Pop ingenue Vanessa Carlton is only 21 years old and she is already working on her second career. Her first, as a ballerina, began at 14 when she was accepted into the School of American Ballet. While
Pop ingenue Vanessa Carlton is only 21 years old and she is already working on her second career. Her first, as a ballerina, began at 14 when she was accepted into the School of American Ballet. While that ended on a sour note, her new career as a fledgling pop star couldn't be better. Her debut single, the top-10 "A Thousand Miles" from the A&M album "Be Not Nobody," released April 30, has been openly embraced by radio and MTV.
"After I got signed, I was drowning, completely drowning," Carlton says. "I was surrounded by the wrong people who didn't quite understand the music. You have to find people that will bring out the absolute best in you if you're going to work as a team. I wasn't there yet. It was a tricky situation because I write all my own songs. I'm not a producer yet. And I especially wasn't then. I was very young and didn't know how to work in a studio. You have to go down a couple wrong paths before you find the diamond path."
Luckily, she found hers, via the guidance of Jimmy Iovine, chairman of Interscope/Geffen/A&M, who signed her, and Ron Fair, A&M president, who also produced the album.
"I was able to connect with her musical soul because she touched a nerve in me going back to my love for Laura Nyro and Carole King," Fair says, "the archetype of female piano goddess bearing her soul with an orchestral angle to it."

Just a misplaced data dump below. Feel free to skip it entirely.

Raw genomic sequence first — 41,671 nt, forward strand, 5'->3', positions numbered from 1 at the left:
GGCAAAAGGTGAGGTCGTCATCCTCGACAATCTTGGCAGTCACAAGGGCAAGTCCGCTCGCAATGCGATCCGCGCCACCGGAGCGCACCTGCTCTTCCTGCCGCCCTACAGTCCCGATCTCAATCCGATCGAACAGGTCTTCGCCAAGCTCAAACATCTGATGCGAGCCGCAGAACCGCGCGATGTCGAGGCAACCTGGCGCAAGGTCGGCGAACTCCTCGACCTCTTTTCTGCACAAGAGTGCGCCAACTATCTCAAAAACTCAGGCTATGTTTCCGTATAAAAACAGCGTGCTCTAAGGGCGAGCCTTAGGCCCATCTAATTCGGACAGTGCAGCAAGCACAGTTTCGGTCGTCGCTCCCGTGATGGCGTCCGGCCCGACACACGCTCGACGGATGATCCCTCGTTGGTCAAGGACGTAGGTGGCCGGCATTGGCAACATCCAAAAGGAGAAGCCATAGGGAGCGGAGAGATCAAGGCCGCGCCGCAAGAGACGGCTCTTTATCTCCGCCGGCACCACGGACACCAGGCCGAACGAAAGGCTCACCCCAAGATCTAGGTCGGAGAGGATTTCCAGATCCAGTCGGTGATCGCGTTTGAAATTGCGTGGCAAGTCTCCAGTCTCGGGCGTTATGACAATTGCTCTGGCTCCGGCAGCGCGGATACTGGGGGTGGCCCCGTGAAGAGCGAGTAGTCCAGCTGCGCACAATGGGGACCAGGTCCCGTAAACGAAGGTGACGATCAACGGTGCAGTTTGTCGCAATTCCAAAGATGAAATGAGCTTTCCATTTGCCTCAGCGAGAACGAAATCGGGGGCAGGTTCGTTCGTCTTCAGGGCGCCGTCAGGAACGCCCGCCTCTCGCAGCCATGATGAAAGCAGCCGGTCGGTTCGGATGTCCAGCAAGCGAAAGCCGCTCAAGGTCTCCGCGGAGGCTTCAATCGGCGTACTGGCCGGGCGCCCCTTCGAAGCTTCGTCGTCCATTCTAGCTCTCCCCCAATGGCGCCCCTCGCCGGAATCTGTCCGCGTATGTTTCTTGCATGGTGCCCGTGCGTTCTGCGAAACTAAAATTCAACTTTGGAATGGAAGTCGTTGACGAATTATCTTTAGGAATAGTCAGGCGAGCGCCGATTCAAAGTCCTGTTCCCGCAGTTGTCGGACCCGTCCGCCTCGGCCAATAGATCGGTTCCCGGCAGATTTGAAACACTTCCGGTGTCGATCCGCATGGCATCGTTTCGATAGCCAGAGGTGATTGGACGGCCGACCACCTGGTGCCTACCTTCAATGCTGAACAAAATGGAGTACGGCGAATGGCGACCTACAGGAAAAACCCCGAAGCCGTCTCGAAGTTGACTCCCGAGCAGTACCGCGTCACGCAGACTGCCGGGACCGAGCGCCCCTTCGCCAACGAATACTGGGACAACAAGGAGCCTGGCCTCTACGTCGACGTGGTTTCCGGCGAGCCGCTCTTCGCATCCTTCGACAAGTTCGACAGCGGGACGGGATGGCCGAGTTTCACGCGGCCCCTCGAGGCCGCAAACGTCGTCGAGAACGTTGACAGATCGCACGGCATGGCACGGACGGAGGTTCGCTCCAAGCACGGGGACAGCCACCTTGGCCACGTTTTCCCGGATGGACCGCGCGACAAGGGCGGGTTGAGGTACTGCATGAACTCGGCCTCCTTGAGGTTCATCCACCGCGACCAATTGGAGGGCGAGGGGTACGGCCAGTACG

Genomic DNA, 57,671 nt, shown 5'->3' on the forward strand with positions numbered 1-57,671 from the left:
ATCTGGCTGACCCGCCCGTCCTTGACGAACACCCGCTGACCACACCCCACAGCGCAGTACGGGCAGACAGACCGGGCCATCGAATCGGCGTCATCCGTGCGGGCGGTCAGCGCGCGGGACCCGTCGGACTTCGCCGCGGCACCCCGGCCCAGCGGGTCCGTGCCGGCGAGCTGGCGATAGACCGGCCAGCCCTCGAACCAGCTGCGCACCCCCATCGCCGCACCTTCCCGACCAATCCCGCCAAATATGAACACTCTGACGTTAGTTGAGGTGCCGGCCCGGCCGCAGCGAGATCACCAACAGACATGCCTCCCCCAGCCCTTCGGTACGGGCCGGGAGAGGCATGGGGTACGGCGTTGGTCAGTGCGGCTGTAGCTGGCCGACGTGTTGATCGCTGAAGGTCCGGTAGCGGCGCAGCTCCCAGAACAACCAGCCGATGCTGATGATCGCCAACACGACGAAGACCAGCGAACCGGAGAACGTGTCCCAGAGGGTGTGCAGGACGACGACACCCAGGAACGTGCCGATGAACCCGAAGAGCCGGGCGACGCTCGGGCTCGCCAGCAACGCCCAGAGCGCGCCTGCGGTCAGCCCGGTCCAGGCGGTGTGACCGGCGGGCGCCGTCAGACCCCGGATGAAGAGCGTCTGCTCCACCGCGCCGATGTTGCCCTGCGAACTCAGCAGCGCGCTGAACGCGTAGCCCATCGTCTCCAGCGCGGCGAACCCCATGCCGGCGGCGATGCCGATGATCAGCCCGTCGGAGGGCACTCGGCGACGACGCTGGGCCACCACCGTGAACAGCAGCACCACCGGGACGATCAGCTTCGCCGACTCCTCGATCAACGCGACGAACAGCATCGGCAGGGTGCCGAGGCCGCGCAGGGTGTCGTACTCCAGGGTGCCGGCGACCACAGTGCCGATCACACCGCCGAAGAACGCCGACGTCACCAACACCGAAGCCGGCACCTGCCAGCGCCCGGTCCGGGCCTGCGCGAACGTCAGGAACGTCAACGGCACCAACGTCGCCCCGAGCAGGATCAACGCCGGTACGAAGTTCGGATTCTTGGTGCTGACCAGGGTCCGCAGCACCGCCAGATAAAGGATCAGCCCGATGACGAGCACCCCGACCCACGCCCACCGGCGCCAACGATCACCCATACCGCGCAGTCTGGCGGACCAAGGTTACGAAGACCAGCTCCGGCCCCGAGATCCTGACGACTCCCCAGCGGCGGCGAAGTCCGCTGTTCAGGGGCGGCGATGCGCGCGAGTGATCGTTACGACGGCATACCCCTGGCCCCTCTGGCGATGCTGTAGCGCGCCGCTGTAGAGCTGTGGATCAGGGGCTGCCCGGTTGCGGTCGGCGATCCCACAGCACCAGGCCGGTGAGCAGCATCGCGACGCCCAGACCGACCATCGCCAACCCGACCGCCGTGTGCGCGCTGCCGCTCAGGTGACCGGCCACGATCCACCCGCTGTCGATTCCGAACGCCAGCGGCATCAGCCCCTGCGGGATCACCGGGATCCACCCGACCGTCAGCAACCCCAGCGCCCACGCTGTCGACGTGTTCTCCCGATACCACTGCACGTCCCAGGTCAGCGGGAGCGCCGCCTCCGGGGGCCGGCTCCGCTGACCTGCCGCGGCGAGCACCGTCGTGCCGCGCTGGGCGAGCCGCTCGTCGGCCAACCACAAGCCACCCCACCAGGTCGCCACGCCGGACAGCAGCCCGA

The resulting collaboration "Be Not Nobody" is more a declaration of independence for this young artist -- who is already being called a happier Fiona Apple -- steeped in rich orchestrations and classical sounds yet musically relevant enough to connect with a young demographic.
"The way I write is confusing to me as well," Carlton says. "I will sit down at the piano, and it's like a tide. It's very healing. I have no control over how it works. It scares me sometimes. I say things in my songs, I discover things about myself in my songs that I would have never discovered if I had never written the song. It surprises me every time."
She adds, "I lost my identity when I left ballet. I lost the connection. I went numb to that artistry. That's one of the hardest things. Talk about love and loss. To lose your connection with an art form that was once so strong in you is traumatizing. You're so empty. I slowly started skipping my ballet classes and sought refuge in the wonderfully warm and open arms of a crappy piano in my dorm."
Excerpted from the May 4, 2002, issue of Billboard. The full original text of the article is available in the Billboard.com members section.
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